Because this is your first story, I’m not looking for a deep, suspenseful plot, but I do need to see that the story has a beginning, middle, and end that makes sense, and this story doesn’t have the ending that it needs.


I’ve just got a few things I’d like to discuss.

"This good for nothing boy… all he ever do is dream of being an adventurer and a Pokemon Trainer! Him and that stupid puppy of his… he thinks that adventuring will bring him money and make him as reliable as he is now, not that he is anyway!" Mr. Stiffins said to him self as he was looking at Turab downloading the boxes from the truck into the storage-room.
There are two main problems with this paragraph. It’s true that you can use a character’s thoughts as a form of characterization, and this paragraph does show Mr. Stiffins’ personality. However, as the story is told from a limited third-person point of view—Turab’s point of view—it makes no sense for the reader to see Mr. Stiffins’ thoughts. Furthermore, the thoughts themselves are a bit unrealistic. I suppose I don’t speak for everyone, but I know that my thoughts aren’t constructed quite so neatly. Finally, seeing this part of Mr. Stiffins’ character is unnecessary to the story. He’s a very minor character, and all the reader really needs to know is that he’s Turab’s mean boss. The few times he yells establish that fact very well; Mr. Stiffins’ deeper opinions about Turab don’t move the story in any way.

The apartment was kind of messy, there was food on the table, books on the sofa, soda on the television and clothes on his messy bed.
The first part of the sentence is unnecessary, because it’s vague. “Messy” could mean any number of things. Instead of telling the reader that the apartment was “messy,” it’s better to describe the mess itself. You did that shortly after, but the descriptors you used were not very vivid. You overused the word “was” here. “Was” is a form of the verb “to be,” which is often vague and can be replaced to create better images. I’ll rewrite this sentence without the first part, and without using the word “was” at all:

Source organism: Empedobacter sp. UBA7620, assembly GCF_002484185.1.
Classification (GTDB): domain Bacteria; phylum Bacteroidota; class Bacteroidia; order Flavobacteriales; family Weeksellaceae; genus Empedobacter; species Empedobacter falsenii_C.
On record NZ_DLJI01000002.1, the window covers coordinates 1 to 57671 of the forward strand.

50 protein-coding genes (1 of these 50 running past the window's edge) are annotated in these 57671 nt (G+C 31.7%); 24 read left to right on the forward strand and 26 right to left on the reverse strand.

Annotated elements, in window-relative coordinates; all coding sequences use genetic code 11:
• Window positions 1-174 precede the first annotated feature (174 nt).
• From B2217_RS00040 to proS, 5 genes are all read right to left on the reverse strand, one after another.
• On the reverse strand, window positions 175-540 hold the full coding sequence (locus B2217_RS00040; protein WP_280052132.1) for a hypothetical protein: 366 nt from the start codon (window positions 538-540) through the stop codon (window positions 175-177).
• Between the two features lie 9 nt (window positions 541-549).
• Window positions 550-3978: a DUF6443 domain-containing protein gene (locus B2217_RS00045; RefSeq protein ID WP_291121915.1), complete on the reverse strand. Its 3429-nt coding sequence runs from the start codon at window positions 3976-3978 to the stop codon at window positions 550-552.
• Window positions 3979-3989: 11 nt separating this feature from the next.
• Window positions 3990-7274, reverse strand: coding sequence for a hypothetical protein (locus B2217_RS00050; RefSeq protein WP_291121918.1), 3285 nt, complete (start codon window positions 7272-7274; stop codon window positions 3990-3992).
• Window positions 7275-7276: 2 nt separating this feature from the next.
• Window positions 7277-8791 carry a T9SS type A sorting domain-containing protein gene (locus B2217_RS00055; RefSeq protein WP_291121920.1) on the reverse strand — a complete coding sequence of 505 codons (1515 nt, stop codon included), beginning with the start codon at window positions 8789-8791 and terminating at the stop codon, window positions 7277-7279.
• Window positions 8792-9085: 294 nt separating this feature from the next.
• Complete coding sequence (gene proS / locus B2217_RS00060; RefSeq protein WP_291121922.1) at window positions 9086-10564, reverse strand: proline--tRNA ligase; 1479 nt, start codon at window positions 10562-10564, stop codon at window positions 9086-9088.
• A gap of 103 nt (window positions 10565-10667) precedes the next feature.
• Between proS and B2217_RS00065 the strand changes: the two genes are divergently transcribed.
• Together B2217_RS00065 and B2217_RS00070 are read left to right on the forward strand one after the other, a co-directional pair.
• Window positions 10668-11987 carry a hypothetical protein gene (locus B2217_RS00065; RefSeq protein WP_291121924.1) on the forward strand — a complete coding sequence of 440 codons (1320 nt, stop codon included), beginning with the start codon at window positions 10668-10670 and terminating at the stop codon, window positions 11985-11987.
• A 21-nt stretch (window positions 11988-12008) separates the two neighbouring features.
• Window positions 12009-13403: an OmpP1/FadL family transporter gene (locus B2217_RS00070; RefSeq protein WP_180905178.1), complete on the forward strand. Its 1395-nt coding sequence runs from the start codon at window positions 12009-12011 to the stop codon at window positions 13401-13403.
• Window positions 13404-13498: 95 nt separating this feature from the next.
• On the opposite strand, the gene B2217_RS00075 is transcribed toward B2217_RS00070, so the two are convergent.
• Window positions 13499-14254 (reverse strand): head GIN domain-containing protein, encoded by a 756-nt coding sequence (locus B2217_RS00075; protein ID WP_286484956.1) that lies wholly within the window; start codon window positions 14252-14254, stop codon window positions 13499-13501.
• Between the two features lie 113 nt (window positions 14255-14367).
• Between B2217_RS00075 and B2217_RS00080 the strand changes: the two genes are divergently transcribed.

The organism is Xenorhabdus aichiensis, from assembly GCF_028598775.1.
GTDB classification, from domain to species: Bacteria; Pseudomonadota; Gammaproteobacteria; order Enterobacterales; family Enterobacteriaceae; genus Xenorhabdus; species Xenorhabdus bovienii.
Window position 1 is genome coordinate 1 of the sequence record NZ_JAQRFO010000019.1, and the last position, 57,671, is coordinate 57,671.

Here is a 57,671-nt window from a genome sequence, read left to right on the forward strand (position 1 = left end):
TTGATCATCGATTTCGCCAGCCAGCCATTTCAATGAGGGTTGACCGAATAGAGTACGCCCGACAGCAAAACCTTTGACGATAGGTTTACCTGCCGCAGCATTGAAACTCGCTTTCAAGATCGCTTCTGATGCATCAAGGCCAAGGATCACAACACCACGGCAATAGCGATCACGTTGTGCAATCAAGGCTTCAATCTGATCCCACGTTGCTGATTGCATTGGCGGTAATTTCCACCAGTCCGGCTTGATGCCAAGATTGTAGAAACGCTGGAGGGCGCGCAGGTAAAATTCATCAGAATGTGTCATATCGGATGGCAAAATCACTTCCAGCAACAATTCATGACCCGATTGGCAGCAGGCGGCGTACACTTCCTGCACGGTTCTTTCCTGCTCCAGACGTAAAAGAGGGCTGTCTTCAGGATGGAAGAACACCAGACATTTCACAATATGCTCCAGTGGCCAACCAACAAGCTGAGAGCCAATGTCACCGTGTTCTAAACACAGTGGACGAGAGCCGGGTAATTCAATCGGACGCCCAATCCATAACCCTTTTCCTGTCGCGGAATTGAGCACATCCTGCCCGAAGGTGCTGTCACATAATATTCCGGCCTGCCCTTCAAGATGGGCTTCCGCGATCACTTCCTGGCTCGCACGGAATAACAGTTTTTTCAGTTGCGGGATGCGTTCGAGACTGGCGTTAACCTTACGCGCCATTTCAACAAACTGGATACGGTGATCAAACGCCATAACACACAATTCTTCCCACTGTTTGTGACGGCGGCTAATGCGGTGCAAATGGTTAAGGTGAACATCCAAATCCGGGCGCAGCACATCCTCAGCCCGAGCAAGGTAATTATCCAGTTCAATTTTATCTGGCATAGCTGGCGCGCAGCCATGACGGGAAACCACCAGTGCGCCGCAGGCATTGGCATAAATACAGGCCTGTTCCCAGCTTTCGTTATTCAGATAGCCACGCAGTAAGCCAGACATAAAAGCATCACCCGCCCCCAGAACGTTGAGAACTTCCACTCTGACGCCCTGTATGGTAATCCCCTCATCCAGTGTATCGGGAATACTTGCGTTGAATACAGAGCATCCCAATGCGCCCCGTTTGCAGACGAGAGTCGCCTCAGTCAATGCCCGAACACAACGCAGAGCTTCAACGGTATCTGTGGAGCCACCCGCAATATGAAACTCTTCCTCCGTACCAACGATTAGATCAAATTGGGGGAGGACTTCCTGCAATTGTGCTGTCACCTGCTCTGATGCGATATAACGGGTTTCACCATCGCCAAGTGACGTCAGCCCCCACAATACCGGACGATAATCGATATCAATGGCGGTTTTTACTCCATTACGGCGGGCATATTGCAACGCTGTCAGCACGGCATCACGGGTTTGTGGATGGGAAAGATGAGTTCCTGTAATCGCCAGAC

Turab had to plug his nose as he walked through the apartment thanks to a foul odor wafting from the half-eaten sandwich on his dining room table. The already-cramped apartment seemed even smaller because Turab had covered every inch with clutter: The stack of books he had left on his sofa had collapsed, a soda can lay on top of the television in a small pool of sticky liquid, and Turab didn’t know if the pile of clothes laying on his bed had been washed yet.
Try thinking of other ways you could describe the mess in Turab’s apartment without simply saying, “There were...” or “There was…” Eliminating forms of the verb “to be” where they’re unnecessary, and replacing them with more descriptive verbs, can really help your story come alive.